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Ultrasonic Extraction/Anodic Stripping Voltammetry for Determining Lead in Dust: A Laboratory Evaluation.

pdf icon Ultrasonic Extraction/Anodic Stripping Voltammetry for Determining Lead in Dust: A Laboratory Evaluation. (816 K)
Rossiter, W. J., Jr.; Toman, B.; McKnight, M. E.; Emenanjo, I.; Anaraki, M. B.

NISTIR 6998; 47 p. October 2004.


dust; lead; evaluation; anodic stripping voltammetry (ASV); building technology; dust wipes; lead containing dust; lead recovery; operator effect; tests; ultrasonic extraction (UE)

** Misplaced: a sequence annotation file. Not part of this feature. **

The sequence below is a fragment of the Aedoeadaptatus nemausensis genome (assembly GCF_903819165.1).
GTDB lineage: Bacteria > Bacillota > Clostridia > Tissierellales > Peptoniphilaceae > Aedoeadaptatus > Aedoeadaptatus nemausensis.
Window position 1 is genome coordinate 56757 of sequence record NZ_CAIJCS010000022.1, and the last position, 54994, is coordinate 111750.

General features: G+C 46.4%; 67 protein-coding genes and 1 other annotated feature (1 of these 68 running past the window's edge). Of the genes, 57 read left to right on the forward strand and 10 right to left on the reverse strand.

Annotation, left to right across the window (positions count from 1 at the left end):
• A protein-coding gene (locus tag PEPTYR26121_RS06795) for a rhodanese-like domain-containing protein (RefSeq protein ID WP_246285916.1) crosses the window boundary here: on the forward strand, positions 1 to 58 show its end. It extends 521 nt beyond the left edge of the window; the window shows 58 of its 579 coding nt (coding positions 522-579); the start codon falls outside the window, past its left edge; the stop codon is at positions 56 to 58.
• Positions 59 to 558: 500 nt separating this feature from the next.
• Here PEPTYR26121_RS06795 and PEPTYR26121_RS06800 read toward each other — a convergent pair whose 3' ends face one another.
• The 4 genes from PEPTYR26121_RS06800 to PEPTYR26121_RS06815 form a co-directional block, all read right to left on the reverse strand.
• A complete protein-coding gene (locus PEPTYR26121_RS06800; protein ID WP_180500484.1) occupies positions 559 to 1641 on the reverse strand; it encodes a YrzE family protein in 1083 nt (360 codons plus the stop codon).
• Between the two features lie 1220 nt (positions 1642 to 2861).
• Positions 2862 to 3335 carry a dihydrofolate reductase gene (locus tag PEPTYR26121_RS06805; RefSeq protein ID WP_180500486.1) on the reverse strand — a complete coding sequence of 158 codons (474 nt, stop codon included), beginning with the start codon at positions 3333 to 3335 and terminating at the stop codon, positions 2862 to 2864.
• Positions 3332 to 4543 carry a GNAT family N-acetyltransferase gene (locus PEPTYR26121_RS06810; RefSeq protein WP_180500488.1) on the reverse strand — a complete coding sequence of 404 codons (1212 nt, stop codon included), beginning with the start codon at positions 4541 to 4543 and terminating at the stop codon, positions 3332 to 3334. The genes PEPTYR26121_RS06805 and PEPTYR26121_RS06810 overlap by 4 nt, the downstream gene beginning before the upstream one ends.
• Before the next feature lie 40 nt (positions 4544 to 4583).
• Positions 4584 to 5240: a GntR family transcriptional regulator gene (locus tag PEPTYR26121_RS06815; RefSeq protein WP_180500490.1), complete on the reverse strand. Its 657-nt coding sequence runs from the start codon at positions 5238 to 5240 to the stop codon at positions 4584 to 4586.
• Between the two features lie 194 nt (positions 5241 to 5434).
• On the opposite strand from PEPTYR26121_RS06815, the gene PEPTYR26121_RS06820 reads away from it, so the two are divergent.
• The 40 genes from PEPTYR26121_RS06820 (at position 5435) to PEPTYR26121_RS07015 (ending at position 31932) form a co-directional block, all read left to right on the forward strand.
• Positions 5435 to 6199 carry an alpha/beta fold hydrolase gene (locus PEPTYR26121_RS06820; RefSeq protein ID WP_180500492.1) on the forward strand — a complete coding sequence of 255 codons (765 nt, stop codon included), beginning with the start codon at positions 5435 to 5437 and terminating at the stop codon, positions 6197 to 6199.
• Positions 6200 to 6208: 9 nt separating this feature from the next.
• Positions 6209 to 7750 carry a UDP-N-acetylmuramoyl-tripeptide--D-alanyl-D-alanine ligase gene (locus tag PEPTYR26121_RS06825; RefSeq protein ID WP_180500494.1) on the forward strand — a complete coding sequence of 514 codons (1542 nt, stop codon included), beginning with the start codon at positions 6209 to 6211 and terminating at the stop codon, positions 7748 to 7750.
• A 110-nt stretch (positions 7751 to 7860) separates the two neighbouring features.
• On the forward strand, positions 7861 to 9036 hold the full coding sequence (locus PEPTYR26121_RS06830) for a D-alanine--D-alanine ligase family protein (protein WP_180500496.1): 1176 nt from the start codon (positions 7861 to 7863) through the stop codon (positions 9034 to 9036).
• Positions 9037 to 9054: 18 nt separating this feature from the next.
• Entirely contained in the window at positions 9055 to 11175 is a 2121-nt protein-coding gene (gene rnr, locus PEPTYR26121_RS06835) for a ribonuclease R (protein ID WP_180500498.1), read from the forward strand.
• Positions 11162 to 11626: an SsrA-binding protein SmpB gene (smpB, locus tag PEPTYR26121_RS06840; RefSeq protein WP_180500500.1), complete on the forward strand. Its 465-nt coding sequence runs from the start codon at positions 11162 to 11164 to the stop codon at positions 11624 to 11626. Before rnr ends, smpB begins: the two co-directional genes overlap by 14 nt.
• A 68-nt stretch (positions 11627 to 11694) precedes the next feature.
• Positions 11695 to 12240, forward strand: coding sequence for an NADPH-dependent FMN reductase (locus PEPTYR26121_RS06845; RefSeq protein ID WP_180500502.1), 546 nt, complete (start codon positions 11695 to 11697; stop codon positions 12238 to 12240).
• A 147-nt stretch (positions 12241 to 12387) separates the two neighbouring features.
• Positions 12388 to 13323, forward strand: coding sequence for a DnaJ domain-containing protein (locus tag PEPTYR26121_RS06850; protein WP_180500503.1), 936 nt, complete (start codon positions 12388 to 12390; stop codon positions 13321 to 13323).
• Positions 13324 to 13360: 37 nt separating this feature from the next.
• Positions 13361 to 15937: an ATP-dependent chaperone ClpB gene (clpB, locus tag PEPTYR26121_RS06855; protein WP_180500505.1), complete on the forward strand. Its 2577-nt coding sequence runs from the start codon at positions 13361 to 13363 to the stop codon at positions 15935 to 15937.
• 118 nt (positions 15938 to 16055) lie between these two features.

Previously published laboratory studies have indicated that ultrasonic extraction/anodic stripping voltammetry (UE/ASV) may be suitable for quantitative field analysis of dust wipe samples. Nevertheless, on-site lead extraction and analysis of dust wipes by UE/ASV are not currently used in federal programs for controlling and abating lead hazards in housing. A reservation to adopting UE/ASV is that the effect of the field operator (i.e., the analyst) is unknown. The availability of a reliable field test procedure for determining the amount of lead in dust could allow for on-site extraction and analysis. Thus, the U.S. Department of Housing and Urban Development (HUD) sponsored a study to evaluate the effect of operator when certified lead risk assessors or inspectors, trained to conduct UE/ASV analyses, performed such analyses of laboratory-prepared dust wipe specimens using commercial, field-portable apparatus. Four operators analyzed 640 dust wipe specimens following a test protocol developed in accordance with the UE/ASV apparatus instructions. These specimens were prepared using four commercial wipes spiked with one of six lead-containing certified reference materials (CRMs). Six lead levels spanned a range from 0 mg to 2000 mg. After UE extraction, the solutions were either filtered or not filtered before conducting the ASV analyses. Key findings from these analyses were that lead recoveries were quite variable, ranging from < 20% to > 100% depending upon the combination of experimental variables, and only 42% of the specimens spiked with a CRM afforded quantitative recovery defined as falling within the range of 100% - 20%. When the entire data set was analyzed, all experimental variables had a significant effect on recovery. The majority of the twoway interaction effects were also significant. The operator effect was essentially associated with three of the four operators determining higher lead recoveries than the fourth. The three operators reporting the higher recoveries followed a test protocol that was a slight modification of that used by the fourth operator. It was not determined whether this modification accounted for the observed operator effect.